Old, drafty windows aren’t just an annoyance. They make it difficult to keep your house warm in the winter and cool in the summer, increasing your electric bill in the process. Replace a window and you’ll add value to your home. It’s also something you can do yourself in a single day. Here’s what you’ll need to take on this project.
TOOLS & MATERIALS
- Tape Measure
- Utility Knife
- Power Drill/Driver and Impact
- Flashing Tape
- Replacement Window
- Wood Shims
- Insulating Foam Sealant
- Foam Backer Rod
- Exterior Caulk and Caulk Gun
- Pry bar and Mini Pry Bar
- Putty Knife
- Paint Brush
- Vacuum (optional)
- Step Ladder (optional)
- Ladder (optional)
- Nitrile Gloves (optional)
When taking on this DIY task, be sure to equip yourself with the proper safety gear.
- Ear Protection
- Eye Protection
Remove trim. Use the utility knife to score any paint or caulk along the edges of your window trim. This will help prevent damaging wall paint as you remove the trim. When you finish scoring, use a prybar and hammer to remove the trim until it’s completely removed.
Measure the window. Your replacement window will need to fit inside the existing window frame. To determine the correct measurement, measure the width and height from the outside of the frame on all sides. Your new window will be slightly shorter and narrower than your current window. Most manufacturers subtract about half an inch from both dimensions.
Remove stops. To remove side stops, tap a flat bar underneath it and pry up slightly. Add another flat bar and pry up a bit more. Make your way down the bar slowly as you work the stop away from the frame. Once you remove the stop, pull out any finished nails left behind. Remove the fastener holding the stop in place and take out the bottom part of the window.
Remove old window. Continue removing stops until you can slide the top part of the window out. If your window has sash weights, disconnect the rope or chain and let the weights fall into the wall.
Remove frame. Use a prybar to pull off any flashing or old caulk around the exterior of the frame. Remove nails or screws holding it in place. Take the frame out and clean old caulk with a hammer and putty knife.
Apply flashing tape. Although you’ll be caulking your new window, flashing tape provides an extra barrier against moisture. Make sure the old frame, including the sill, is free of debris, then cut a piece of tape 12 inches longer than the width of the window. Butt the tape against the outside of the window stool and extend it six inches above the sides of the existing frame.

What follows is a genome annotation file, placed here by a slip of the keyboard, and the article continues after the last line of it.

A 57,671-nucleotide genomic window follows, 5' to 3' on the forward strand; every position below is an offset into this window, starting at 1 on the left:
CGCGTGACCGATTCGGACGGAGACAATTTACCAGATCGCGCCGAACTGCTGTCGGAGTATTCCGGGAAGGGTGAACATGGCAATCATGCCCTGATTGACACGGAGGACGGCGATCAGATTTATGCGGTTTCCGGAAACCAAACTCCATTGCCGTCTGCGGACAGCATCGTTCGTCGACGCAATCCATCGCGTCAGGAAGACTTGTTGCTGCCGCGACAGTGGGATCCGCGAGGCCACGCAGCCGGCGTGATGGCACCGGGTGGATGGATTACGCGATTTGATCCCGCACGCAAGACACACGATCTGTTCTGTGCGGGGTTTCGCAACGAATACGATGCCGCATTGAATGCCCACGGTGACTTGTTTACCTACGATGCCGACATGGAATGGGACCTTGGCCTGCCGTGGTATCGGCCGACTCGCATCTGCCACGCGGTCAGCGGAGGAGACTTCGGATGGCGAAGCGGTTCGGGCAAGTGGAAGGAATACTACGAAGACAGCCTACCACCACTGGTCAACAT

Prep window. Remove packaging. Lift and remove the bottom windowpane and disconnect the spring balance. Repeat this process for the top windowpane. Remove the jamb liner, then pre-drill three locations along the center of each side of the frame: one at the top, the middle, and the bottom. Some windows come with an installation flange. If yours does, install per manufacturer’s instructions.
Position new window. With a helper, and checking for level as you work, lift the new window into place, resting the outside of the window’s top and sides against the exterior stops.
Attach new window. Confirm the window is centered, place shims behind each pre-drilled hole, and insert screws. Start at the top corner on one side, then screw in the bottom on the same side, checking to make sure the window’s level as you work. Repeat on the other side, this time securing the bottom then the top. Measure at the bottom, middle, and top to ensure your installation is straight. The measurement should be the same. Secure the middle on both sides, once again confirming the installation is level.
Reassemble your window starting with the jamb liner, followed by the top windowpane, then the bottom windowpane, hooking each into the balance as you go. Make sure the window operates smoothly. If it doesn’t, you may have to back out a screw and loosen a shim that is bowing the new frame. Once you’re satisfied with your installation, trim the shims by scoring with a utility knife and snapping them off. Then, remove remaining shims.
Caulk exterior. If the gap between your old frame and new frame is more than a quarter inch, you’ll need to install a backer rod before caulking, and if necessary fill any gaps between the frame and foundation. To do this, rip and fasten pieces of wood, adding aluminum-coil stock if needed. When complete, apply a bead of exterior caulk around gaps of the side, top, and where the new frame meets the old sill at the bottom, smoothing the bead with your index finger as you work.
Insulate between frames. Your last step is to insulate between the new frame and the old frame. It’s important to use insulating foam sealant for this task as latex or high-pressure foam could distort the new frame. Apply a bead of foam into the cavity. Since the foam will expand, keep the bead about one inch from the exterior side of the opening. If the foam expands beyond the interior of the frames, trim it flush with a knife after it sets.
Your installation is complete. To complete your trim, check out our “How to Install Window Trim” and “How to Install Farmhouse Window Trim” tutorials.